fwrite($fp,"CONF#"."\tNa".implode("\tNa",range(1,20))."\tK".implode("\tK",range(1,20))."\n"); fclose($fp);
}

# Support for command line variable passing:
for($i=1;$i<sizeof($_SERVER["argv"]);$i++)
{
list($var0,$val0) = explode("=",$_SERVER["argv"][$i]);
$_GET[$var0] = $val0; } if($_GET["configuration"])
calculate($_GET["configuration"]); else exit("Please specify a configuration number [php parse_configuration_data.php configuration=xxx]\n"); function calculate($conf_index)
{
# Define the atoms array
$arr_atoms = Array(); # Get the information from the files parse_types($arr_atoms);
$refs = get_vertices($conf_index);
parse_coordinates($arr_atoms,$conf_index);

# Define the Rcut-off values (obtained from partial parid distribution minimums)
$Rcut_arr = Array();$Rscale = 3.828; # To convert reduced distances to Angstrom (if needed)
$Rscale = 1; # To convert reduced distances to Angstrom$Rcut_arr["Na"]["Na"] = 1.38 * $Rscale;$Rcut_arr["Na"]["K"]  = 1.65 * $Rscale;$Rcut_arr["K"]["Na"]  = 1.65 * $Rscale;$Rcut_arr["K"]["K"]   = 1.52 * $Rscale;$Rcut = $Rcut_arr["Na"]["K"]; # Taking the maximum one as the Rcut for safety /* # We have everything we need, so proceed to check # if an atom is at safe distance wrt to the vertices # Define all the ids$arr_test_ids = range(0,2047);
# Subtract the ref atoms' ids
$arr_test_ids = array_diff($arr_test_ids, $refs); sort($arr_test_ids);
//print_r($arr_test_ids);$arr_passed_atom_ids = Array();
# Check each atom against refs
for($id=0,$size=sizeof($arr_test_ids);$id<$size;$id++)
{
//echo $id."\n";$arr_atoms[$arr_test_ids[$id]]["in"] = TRUE;
foreach ($refs as$ref)
{
$distance = distance($arr_atoms[$arr_test_ids[$id]],$arr_atoms[$ref]);
//echo "\t".$ref."\t".$distance."\n";
if($distance <$Rcut)
{
$arr_atoms[$arr_test_ids[$id]]["in"] = FALSE; break; } } if($arr_atoms[$arr_test_ids[$id]]["in"] == TRUE)
$arr_passed_atom_ids[] =$arr_test_ids[$id]; } */ # Run the octave script file to calculate the inside atoms if(!file_exists("hull_calcs/".sprintf("%04d",$conf_index)."_insiders.txt"))
exec("octave -q --eval \"Rcut=".$Rcut.";conf_index=".$conf_index.";path='$(pwd)';\" octave_find_atoms_within.m"); # Read the file generated by Octave$arr_passed_atom_ids = file("hull_calcs/".sprintf("%04d",$conf_index)."_insiders.txt",FILE_IGNORE_NEW_LINES);$arr_test_ids = range(0,2047);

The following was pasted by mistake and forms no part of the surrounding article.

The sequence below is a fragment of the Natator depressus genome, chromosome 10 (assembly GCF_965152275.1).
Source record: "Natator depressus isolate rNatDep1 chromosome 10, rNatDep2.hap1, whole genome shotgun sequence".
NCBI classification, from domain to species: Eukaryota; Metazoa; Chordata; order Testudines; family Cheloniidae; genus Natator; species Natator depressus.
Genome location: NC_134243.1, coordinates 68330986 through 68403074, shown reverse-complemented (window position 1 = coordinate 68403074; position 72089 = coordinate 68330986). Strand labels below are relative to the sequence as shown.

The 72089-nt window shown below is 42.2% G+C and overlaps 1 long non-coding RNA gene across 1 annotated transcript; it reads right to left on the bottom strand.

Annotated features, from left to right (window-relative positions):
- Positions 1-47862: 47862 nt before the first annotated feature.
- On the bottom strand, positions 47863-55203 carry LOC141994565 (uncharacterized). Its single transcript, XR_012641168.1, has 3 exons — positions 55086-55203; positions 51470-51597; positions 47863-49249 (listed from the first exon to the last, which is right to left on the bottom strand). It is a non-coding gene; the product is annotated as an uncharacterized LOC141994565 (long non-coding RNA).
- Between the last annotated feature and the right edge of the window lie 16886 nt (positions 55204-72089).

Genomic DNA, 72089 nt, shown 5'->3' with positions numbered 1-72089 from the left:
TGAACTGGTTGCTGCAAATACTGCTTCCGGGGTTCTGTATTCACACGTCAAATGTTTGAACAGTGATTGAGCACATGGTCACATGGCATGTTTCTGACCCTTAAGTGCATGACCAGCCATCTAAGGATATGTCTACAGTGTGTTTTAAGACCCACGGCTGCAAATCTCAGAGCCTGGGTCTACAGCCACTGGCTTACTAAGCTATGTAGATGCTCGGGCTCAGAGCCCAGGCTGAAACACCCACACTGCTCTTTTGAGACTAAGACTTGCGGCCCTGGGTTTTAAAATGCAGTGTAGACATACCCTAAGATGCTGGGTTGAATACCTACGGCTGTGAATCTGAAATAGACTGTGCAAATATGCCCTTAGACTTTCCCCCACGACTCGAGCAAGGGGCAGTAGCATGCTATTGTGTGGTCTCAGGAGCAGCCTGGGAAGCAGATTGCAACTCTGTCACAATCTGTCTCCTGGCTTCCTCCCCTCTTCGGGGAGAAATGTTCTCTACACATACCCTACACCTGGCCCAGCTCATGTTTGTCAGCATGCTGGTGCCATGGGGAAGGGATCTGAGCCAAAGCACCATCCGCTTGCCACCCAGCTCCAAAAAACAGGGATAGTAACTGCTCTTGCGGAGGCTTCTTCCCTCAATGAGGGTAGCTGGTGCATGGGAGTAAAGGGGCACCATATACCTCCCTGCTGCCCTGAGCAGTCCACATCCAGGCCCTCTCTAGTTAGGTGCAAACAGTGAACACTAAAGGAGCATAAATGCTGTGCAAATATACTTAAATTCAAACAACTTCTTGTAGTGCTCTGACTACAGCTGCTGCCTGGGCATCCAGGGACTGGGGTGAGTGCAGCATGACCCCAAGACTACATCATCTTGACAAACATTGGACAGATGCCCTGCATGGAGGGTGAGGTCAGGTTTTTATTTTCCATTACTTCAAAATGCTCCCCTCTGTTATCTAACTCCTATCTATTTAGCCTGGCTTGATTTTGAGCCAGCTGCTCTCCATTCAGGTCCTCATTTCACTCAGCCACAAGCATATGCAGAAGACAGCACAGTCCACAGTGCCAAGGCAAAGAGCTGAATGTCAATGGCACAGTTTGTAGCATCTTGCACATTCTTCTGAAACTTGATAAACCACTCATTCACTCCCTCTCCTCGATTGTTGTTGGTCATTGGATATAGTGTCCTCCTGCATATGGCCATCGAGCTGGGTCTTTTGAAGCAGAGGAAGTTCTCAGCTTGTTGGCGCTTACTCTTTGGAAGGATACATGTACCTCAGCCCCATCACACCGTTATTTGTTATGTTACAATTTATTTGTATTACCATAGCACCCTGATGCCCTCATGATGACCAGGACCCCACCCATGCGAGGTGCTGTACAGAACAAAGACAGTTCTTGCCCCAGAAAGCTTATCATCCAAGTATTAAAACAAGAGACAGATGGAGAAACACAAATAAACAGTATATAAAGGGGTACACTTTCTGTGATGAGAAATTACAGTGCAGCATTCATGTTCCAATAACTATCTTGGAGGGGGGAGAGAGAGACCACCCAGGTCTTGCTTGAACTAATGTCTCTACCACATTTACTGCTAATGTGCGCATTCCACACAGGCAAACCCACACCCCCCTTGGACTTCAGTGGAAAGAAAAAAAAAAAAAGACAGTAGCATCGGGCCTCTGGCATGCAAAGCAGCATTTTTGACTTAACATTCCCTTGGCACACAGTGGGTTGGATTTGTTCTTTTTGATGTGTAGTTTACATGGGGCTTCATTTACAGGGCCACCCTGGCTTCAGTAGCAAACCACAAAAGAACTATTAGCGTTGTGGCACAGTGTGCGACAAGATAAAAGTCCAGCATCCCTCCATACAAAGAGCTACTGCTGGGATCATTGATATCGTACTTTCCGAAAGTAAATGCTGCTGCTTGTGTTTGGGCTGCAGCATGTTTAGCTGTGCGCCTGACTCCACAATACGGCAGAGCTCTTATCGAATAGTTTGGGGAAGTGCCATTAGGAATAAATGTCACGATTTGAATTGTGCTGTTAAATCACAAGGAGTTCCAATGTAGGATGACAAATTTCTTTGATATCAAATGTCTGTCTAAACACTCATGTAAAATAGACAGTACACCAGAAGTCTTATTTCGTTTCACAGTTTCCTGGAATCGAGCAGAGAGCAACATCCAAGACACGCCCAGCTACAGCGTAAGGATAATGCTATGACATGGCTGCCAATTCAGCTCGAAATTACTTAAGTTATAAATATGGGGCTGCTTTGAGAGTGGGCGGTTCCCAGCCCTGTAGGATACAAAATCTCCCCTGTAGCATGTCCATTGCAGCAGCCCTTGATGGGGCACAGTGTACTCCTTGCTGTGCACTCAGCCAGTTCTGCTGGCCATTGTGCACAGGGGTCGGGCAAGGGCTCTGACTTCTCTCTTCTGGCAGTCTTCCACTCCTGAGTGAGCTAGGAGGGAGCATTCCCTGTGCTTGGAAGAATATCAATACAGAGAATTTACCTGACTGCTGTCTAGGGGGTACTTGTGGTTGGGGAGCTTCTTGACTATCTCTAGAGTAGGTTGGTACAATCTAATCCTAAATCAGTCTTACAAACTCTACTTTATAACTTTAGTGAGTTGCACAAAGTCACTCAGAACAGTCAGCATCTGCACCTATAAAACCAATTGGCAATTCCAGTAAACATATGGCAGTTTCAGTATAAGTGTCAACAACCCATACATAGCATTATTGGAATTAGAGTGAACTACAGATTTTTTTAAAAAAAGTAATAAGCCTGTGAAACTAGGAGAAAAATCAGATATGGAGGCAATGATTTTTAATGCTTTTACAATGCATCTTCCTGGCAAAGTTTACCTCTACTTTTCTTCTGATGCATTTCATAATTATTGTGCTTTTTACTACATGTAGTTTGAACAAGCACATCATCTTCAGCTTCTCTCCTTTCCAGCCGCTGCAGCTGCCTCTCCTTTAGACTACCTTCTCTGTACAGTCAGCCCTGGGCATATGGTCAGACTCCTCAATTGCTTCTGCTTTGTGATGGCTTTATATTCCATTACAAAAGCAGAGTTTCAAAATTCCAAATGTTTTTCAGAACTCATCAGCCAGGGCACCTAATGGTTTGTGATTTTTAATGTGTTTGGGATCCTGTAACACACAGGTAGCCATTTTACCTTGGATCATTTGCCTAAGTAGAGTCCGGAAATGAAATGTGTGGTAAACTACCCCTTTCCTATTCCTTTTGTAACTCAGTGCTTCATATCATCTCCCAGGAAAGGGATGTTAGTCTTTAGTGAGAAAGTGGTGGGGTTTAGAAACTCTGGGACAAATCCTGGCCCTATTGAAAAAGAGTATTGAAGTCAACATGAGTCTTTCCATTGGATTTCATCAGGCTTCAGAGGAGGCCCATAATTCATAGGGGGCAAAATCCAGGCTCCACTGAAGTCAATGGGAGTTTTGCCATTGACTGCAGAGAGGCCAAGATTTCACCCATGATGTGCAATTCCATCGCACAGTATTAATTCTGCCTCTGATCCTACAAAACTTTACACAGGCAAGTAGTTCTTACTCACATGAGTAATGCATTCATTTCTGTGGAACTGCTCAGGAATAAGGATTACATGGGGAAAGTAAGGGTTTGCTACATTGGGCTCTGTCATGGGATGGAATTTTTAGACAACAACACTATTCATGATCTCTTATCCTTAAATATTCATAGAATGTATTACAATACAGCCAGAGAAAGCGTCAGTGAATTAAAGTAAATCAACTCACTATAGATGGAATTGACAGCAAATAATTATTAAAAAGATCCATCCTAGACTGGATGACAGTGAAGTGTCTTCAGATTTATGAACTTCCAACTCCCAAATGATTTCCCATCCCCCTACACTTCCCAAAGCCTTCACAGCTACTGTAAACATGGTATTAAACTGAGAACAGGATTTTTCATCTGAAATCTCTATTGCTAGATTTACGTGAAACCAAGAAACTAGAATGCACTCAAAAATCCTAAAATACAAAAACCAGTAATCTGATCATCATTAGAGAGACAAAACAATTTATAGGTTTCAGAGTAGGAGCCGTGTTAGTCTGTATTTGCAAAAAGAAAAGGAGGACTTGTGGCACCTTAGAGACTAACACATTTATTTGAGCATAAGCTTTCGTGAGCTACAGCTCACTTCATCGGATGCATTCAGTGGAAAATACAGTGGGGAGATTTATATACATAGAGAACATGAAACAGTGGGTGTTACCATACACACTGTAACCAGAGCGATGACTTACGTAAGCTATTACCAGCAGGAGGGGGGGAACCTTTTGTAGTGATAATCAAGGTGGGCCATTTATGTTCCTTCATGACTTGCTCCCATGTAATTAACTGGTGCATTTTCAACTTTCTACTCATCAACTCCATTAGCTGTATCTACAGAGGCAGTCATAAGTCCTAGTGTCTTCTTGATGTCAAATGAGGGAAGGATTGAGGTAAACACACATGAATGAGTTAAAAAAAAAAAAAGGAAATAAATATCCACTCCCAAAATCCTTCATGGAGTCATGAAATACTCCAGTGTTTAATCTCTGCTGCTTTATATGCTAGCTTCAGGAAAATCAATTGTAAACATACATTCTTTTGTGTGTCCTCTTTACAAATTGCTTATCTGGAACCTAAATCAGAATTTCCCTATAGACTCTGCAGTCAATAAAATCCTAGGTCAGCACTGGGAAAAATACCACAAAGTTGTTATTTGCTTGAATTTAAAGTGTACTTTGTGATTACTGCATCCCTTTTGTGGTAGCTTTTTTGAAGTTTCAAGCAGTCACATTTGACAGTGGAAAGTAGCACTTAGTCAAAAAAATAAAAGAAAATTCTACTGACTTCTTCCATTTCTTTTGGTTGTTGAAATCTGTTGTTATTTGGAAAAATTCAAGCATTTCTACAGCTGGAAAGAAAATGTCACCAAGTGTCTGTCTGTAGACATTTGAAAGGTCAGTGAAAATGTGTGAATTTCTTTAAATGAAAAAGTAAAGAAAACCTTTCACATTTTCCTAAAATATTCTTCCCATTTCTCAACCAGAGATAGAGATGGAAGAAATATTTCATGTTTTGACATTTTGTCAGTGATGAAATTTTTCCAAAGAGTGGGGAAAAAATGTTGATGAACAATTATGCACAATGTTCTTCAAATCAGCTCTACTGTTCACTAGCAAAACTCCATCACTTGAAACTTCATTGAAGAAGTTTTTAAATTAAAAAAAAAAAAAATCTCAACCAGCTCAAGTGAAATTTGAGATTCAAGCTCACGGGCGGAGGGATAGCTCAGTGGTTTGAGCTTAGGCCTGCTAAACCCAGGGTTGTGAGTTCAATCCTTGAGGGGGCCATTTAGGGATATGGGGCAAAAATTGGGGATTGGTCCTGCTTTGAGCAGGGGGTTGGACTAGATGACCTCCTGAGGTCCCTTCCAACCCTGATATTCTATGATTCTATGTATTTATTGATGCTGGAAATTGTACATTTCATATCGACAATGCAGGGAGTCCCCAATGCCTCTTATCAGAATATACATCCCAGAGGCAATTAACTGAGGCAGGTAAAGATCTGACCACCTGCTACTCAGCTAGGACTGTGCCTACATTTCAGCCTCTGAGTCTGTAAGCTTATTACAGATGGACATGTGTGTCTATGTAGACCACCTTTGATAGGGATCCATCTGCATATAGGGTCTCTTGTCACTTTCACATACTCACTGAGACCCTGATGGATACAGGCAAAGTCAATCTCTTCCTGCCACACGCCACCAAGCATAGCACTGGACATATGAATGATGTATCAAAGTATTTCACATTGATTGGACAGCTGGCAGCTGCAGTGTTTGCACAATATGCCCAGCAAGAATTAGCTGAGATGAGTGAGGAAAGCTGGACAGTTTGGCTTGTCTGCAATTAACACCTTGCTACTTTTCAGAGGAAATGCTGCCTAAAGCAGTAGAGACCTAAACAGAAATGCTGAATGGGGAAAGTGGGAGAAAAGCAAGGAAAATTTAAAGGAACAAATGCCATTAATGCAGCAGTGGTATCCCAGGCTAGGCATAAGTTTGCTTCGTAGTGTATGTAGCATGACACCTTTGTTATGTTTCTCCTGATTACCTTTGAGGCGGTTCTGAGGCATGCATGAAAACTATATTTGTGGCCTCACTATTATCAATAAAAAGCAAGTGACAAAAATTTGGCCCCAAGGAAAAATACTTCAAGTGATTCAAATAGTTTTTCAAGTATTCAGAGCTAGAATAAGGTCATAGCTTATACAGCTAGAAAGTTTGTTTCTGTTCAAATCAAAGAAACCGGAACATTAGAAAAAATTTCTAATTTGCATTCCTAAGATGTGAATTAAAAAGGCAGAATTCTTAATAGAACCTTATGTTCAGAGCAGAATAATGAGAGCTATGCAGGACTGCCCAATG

$arr_test_ids = array_diff($arr_test_ids, $refs); sort($arr_test_ids);
for($i=0,$size=sizeof($arr_test_ids);$i<$size;$i++)
$arr_atoms[$arr_test_ids[$i]]["in"]=FALSE; # Begin checking every passed atom foreach($arr_passed_atom_ids as $passed_atom_id) {$arr_atoms[$passed_atom_id]["in"] = TRUE; for($i=0, $size=sizeof($arr_atoms); $i<$size; $i++) {$distance = distance($arr_atoms[$passed_atom_id],$arr_atoms[$i]);
//echo $passed_atom_id."\t---\t".$i."\n";
if($distance <$Rcut_arr[$arr_atoms[$passed_atom_id]["id"]][$arr_atoms[$i]["id"]] && $distance>0.001)$arr_atoms[$passed_atom_id]["neighbour_count"] += 1; } } # Do the binning$CN_Na = Array();
$CN_K = Array(); for($i=0, $size=sizeof($arr_atoms); $i<$size; $i++) { if(array_key_exists("neighbour_count",$arr_atoms[$i])) {${"CN_".$arr_atoms[$i]['id']}[$arr_atoms[$i]["neighbour_count"]] += 1;
}
}

ksort($CN_Na); ksort($CN_K);

//print_r($arr_atoms); //print_r($CN_Na);
//print_r($CN_K); # Report the results$filename = "results/".sprintf("%04d",$conf_index)."_results.txt";$fp = fopen($filename,"w"); fwrite($fp, "### Atoms array ###\n");
fwrite($fp,var_export($arr_atoms,TRUE)."\n");
fwrite($fp, "\n### CN Distribution for Na ###\n"); fwrite($fp,var_export($CN_Na,TRUE)."\n"); fwrite($fp, "\n### CN Distribution for K ###\n");
fwrite($fp,var_export($CN_K,TRUE)."\n");

# Percentage calculation:
$sum_Na = array_sum($CN_Na);
$sum_K = array_sum($CN_K);
foreach($CN_Na as$key=>$value)$CN_Na[$key] =$value * 100 / $sum_Na; foreach($CN_K  as $key=>$value)
$CN_K[$key]  = $value * 100 /$sum_K;
//print_r($CN_Na); //print_r($CN_K);
fwrite($fp, "\n### CN Distribution (Percentage) for Na ###\n"); fwrite($fp,var_export($CN_Na,TRUE)."\n"); fwrite($fp, "\n### CN Distribution (Percentage) for K ###\n");
fwrite($fp,var_export($CN_K,TRUE)."\n");
fclose($fp); # Write the summary to the results file$fp = fopen("results.txt","a");
for($i=1;$i<=20;$i++) { if(!array_key_exists($i,$CN_Na))$CN_Na[$i] = 0; if(!array_key_exists($i,$CN_K))$CN_K[$i] = 0; } ksort($CN_Na);
ksort($CN_K); fwrite($fp,sprintf("%04d",$conf_index)."\t".implode("\t",$CN_Na)."\t".implode("\t",$CN_K)."\n"); fclose($fp);

}

function parse_types(&$arr_atoms) { # Parse the types$i = 0;
$fp = fopen("IP.DAT", "r"); while(!feof($fp))
{
$line = fgets($fp,4096);
$auxarr = explode(" ",$line);
if($auxarr[0]==-1)$arr_atoms[$i]["id"] = "Na"; else$arr_atoms[$i]["id"] = "K";$i++;